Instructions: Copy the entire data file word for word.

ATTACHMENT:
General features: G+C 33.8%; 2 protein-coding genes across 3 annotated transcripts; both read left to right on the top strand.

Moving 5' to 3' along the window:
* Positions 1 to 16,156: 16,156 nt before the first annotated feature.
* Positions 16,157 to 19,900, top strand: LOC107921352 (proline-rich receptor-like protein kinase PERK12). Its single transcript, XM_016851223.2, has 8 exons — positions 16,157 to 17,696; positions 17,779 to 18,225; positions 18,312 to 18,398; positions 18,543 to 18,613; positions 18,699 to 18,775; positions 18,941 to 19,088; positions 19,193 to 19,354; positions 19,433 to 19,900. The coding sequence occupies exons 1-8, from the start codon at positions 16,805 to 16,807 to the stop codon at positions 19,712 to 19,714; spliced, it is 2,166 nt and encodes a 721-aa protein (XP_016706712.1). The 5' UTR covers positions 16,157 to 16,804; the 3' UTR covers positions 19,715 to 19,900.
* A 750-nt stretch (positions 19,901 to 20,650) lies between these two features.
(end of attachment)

General features: G+C 33.8%; 2 protein-coding genes across 3 annotated transcripts; both read left to right on the top strand.

Moving 5' to 3' along the window:
* Positions 1 to 16,156: 16,156 nt before the first annotated feature.
* Positions 16,157 to 19,900, top strand: LOC107921352 (proline-rich receptor-like protein kinase PERK12). Its single transcript, XM_016851223.2, has 8 exons — positions 16,157 to 17,696; positions 17,779 to 18,225; positions 18,312 to 18,398; positions 18,543 to 18,613; positions 18,699 to 18,775; positions 18,941 to 19,088; positions 19,193 to 19,354; positions 19,433 to 19,900. The coding sequence occupies exons 1-8, from the start codon at positions 16,805 to 16,807 to the stop codon at positions 19,712 to 19,714; spliced, it is 2,166 nt and encodes a 721-aa protein (XP_016706712.1). The 5' UTR covers positions 16,157 to 16,804; the 3' UTR covers positions 19,715 to 19,900.
* A 750-nt stretch (positions 19,901 to 20,650) lies between these two features.